The Aggravated Identity Theft statute, 18 U.S.C. § 1028A, makes it a crime to "knowingly transfer, possess, or use, without lawful authority, a means of identification of another person" in relation to certain other offenses listed in 18 U.S.C. § 1028A(c). At issue in United States v. Miller, Case No. 12-6501 (Oct. 30, 2013), was how to define the term "use."
The defendant had signed a loan document—in his own name—falsely claiming that his business partners knew that their joint investment had been used as collateral for the loan. For this conduct, he was properly convicted of making false statements to a bank in violation of 18 U.S.C. § 1014.
But he was also convicted of aggravated identity theft based on the theory that he had "used" his business partners’ identities simply by listing their names on the loan document. The Government maintained that this conviction was proper merely because the defendant "employed their names to his benefit, converted their names to his service, and intentionally availed himself of their names in order to falsely manufacture authority to encumber [the joint] property for [his own] benefit." The Government argued that "if there is any false statement about authority, which necessarily involves the ‘use’ of someone’s name, made in connection with a predicate offense under § 1028A(c), the government can always charge aggravated identity theft in addition to the underlying offense."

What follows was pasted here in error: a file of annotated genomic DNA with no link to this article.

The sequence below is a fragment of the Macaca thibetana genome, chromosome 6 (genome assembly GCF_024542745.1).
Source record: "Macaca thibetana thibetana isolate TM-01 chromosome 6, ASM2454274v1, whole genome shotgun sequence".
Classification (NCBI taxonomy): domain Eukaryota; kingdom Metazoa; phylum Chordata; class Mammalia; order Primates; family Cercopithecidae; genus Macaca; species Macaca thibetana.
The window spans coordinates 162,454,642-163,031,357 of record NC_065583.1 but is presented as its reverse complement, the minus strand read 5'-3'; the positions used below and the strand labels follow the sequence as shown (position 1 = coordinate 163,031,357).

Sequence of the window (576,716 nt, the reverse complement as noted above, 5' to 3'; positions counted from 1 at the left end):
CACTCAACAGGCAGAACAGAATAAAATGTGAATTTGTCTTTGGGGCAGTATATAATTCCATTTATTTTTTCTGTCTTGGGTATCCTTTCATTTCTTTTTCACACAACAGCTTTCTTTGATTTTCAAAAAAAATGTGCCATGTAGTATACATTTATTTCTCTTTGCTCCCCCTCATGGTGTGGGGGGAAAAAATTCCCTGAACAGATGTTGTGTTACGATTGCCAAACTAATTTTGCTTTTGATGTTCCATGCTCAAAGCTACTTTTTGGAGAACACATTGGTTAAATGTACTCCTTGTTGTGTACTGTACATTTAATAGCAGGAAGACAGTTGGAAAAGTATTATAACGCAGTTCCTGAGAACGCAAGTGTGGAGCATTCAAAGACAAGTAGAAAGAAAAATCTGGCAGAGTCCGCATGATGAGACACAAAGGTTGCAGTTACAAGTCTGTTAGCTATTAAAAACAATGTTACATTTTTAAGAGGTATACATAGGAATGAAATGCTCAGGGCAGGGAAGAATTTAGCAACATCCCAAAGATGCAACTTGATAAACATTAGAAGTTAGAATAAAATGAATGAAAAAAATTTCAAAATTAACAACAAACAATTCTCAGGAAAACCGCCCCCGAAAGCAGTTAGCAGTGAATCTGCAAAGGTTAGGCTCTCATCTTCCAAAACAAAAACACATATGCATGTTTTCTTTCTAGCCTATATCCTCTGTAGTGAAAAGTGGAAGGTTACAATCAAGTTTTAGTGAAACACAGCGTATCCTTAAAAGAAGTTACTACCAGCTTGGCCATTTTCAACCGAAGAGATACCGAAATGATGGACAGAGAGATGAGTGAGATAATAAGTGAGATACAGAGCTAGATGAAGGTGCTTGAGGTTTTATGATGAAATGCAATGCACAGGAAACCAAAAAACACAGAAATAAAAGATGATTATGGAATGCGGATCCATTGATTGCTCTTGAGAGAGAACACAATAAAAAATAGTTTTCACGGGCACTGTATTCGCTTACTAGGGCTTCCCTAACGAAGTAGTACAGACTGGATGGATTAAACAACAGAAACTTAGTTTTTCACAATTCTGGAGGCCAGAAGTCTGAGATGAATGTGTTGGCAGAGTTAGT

The Sixth Circuit disagreed. Relying largely on Judge Paul Maloney’s decision in United States v. Wilcox, No. 1:09-cr-140, 2010 WL 55964, *7 (W.D. Mich. Jan. 4, 2010) (unpublished), the court applied the rule of lenity to adopt a narrow interpretation of the verb "uses" to exclude "merely lying about what [others] did." Instead, to "use" the identity of others for purposes of aggravated identity theft, a defendant must "steal or possess their identities, impersonate them or pass himself off as one of them, act on their behalf, or obtain anything of value in one of their names."
The court also reversed one of the defendant’s two false statement convictions under 18 U.S.C. § 1014, which was premised on his signing of a "modification and renewal agreement" which "did not reaffirm or newly assert" the false statement on which the original loan application was based, but "simply agreed that [the defendant] must bear the legal consequences of having signed the underlying documents, whether the representations contained therein were true or not." The court made clear that "implied representations" are not enough to sustain a conviction. "Section 1014 prohibits only 'false statements,'" but "'does not generally cover misleading statements, false pretenses, schemes, trickery, fraud or other types of deception.'"